While there are plenty of animals to be seen on your polar holidays, one in particular stands out among the rest as emblematic of the rugged wilderness – the mighty Polar Bear. The polar bear is a bear native to the Arctic Ocean and its surrounding seas. The world’s largest predator found on land, an adult male weighs around 400–680 kg (880–1,500 lb), while an adult female is about half that size.
There’s a reason it’s often recognised as an iconic animal – it holds the honour of being both the world’s largest land-dwelling carnivore, and also the world’s largest bear.
The Polar Bear is largely native within the Arctic Circle and can be found living in some of the coldest and most unforgiving climates. Its native habitat revolves around the cold waters near the “Arctic Ring of Life” which is an area comprised of the Arctic inter-island archipelagos and the sea-ice covering the Continental Shelf.
The polar bear is classified as a vulnerable species, with 5 of the 19 polar bear subpopulations in decline. For decades, unrestricted hunting raised international concern for the future of the species; populations have rebounded after controls and quotas began to take effect. For thousands of years, the polar bear has been a key figure in the material, spiritual, and cultural life of Arctic indigenous peoples, and the hunting of polar bears remains important in their cultures.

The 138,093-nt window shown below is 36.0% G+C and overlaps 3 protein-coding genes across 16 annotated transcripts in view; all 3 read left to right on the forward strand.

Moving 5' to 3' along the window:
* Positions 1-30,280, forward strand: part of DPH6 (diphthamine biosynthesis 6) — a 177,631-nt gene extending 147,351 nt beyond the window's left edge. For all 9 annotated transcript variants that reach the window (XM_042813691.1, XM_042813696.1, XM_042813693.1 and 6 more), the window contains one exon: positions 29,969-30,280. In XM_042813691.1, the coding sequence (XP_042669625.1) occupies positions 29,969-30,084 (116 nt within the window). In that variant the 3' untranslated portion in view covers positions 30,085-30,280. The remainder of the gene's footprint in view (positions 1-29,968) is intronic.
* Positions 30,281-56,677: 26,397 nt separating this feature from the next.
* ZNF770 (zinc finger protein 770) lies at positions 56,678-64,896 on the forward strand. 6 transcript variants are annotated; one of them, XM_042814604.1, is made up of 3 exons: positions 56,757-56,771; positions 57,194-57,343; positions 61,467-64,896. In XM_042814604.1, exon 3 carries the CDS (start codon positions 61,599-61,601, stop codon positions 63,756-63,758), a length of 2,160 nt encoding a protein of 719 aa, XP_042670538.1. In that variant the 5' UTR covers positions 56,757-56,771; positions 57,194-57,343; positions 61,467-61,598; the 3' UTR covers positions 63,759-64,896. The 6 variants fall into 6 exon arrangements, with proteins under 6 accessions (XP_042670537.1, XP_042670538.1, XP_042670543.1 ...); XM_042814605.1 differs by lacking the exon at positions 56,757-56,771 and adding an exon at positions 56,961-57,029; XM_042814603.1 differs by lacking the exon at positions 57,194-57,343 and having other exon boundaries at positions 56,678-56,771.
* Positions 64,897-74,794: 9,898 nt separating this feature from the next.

The impact of global warming on polar bears is having far reaching effects. Polar bears are a part of a very delicately balanced ecosystem. As global temperatures rise the Arctic sea ice is melting and it is reported by the U.S. Geological Survey Office that there will be a reduction of as much as 2/3′s in the polar bear population over the next 50 years.
If human beings do not start changing behaviors which are damaging to our environment we may soon have to explain to our children and grandchildren why we allowed polar bears to disappear, even although we were fully aware of the danger of that actually happening.